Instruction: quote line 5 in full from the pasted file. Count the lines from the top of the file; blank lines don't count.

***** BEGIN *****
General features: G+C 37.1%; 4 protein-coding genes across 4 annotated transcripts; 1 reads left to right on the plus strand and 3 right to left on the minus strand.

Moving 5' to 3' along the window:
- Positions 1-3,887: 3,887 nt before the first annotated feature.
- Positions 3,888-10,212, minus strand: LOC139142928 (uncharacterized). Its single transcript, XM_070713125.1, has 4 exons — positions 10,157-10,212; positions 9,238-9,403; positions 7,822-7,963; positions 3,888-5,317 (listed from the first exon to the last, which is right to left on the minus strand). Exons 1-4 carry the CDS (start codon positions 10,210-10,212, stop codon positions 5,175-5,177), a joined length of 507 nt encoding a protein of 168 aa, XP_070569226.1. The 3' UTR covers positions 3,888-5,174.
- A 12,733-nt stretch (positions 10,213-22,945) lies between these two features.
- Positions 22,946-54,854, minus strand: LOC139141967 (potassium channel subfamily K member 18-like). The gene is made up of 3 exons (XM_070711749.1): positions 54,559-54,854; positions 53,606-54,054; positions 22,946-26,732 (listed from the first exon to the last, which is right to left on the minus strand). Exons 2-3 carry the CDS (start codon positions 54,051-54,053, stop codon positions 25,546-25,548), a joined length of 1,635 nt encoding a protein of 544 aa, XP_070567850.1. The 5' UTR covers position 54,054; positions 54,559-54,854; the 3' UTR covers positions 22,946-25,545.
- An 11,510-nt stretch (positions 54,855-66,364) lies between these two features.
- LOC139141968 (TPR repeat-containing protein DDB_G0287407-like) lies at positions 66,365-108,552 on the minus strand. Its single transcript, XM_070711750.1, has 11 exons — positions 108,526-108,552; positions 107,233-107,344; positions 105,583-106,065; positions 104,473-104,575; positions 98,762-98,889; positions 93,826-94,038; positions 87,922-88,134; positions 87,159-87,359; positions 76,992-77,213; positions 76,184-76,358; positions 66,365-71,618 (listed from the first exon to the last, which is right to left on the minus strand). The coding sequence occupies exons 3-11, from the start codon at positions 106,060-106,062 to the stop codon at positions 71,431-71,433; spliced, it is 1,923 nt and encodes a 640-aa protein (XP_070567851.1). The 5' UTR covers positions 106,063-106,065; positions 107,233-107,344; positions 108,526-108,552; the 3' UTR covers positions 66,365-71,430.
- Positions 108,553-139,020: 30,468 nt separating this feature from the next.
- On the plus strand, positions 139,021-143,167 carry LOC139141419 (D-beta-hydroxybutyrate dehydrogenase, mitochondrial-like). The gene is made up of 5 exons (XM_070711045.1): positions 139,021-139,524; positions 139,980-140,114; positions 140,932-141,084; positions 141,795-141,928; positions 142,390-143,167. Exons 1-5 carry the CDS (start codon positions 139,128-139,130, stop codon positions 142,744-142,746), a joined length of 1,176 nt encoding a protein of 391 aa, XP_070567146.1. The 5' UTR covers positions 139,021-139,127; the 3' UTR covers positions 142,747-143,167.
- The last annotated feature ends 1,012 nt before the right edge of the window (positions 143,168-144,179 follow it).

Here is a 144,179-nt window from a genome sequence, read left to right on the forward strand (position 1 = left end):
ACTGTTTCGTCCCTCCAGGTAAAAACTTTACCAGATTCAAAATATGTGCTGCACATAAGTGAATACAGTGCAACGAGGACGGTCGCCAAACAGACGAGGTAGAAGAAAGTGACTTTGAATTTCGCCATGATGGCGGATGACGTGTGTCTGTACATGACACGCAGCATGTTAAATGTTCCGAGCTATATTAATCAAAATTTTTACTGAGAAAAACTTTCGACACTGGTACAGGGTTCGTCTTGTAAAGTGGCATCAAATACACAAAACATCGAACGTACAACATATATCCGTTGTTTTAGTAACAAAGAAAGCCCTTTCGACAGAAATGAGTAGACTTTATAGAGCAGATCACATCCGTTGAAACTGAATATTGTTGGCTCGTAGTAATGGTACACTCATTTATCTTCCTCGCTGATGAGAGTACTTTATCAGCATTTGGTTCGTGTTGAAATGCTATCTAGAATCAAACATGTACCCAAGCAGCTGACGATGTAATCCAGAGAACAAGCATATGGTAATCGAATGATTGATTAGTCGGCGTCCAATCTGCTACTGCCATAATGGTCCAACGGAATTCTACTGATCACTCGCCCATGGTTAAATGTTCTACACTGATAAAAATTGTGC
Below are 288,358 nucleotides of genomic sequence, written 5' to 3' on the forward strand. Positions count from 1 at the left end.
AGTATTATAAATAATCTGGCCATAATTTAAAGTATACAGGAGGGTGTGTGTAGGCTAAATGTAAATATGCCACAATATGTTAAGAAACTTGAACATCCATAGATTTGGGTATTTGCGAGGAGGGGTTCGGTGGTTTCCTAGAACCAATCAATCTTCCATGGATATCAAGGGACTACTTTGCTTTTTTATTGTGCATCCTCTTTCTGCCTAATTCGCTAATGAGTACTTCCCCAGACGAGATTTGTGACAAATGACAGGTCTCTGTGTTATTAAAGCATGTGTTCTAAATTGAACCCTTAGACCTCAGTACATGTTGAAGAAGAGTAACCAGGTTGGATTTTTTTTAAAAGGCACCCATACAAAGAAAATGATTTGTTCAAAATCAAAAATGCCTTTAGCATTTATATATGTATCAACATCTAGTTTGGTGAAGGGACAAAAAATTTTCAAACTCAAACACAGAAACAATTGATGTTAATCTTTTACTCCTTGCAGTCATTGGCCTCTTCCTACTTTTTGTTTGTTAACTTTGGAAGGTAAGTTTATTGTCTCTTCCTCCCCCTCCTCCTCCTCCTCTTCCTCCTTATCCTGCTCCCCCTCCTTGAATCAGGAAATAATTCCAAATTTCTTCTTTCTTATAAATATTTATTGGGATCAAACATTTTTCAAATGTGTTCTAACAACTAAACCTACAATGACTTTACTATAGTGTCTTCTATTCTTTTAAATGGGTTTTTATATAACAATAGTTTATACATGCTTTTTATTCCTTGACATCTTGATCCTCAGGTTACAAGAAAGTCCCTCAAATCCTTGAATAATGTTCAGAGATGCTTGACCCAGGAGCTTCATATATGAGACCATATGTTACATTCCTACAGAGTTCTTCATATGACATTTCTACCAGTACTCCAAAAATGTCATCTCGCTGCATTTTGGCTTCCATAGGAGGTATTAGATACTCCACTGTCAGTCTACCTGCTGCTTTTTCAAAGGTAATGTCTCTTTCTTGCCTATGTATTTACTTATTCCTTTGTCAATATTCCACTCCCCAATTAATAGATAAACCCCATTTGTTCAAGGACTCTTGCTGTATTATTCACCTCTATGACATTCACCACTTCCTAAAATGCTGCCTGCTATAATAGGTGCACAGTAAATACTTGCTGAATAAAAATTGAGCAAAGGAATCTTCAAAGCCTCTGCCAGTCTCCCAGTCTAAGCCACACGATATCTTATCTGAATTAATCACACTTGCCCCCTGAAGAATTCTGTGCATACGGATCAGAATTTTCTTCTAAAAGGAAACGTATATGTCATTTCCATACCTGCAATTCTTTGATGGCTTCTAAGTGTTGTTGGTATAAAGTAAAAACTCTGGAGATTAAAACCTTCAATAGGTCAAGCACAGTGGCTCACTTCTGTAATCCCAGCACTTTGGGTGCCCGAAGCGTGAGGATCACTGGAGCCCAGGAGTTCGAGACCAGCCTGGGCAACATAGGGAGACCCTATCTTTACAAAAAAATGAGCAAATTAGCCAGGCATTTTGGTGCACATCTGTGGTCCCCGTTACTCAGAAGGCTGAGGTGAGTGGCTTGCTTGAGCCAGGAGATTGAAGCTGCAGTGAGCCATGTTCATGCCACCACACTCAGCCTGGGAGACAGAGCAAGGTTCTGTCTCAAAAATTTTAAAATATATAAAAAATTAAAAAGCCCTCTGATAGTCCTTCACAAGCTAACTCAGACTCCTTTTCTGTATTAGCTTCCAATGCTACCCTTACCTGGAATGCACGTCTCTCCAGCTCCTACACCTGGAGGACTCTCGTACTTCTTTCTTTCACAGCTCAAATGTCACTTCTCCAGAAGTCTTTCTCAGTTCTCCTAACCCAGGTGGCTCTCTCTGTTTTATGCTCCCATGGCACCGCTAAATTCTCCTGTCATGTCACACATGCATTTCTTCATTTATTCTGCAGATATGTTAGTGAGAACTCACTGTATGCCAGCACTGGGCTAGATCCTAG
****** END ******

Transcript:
- A 12,733-nt stretch (positions 10,213-22,945) lies between these two features.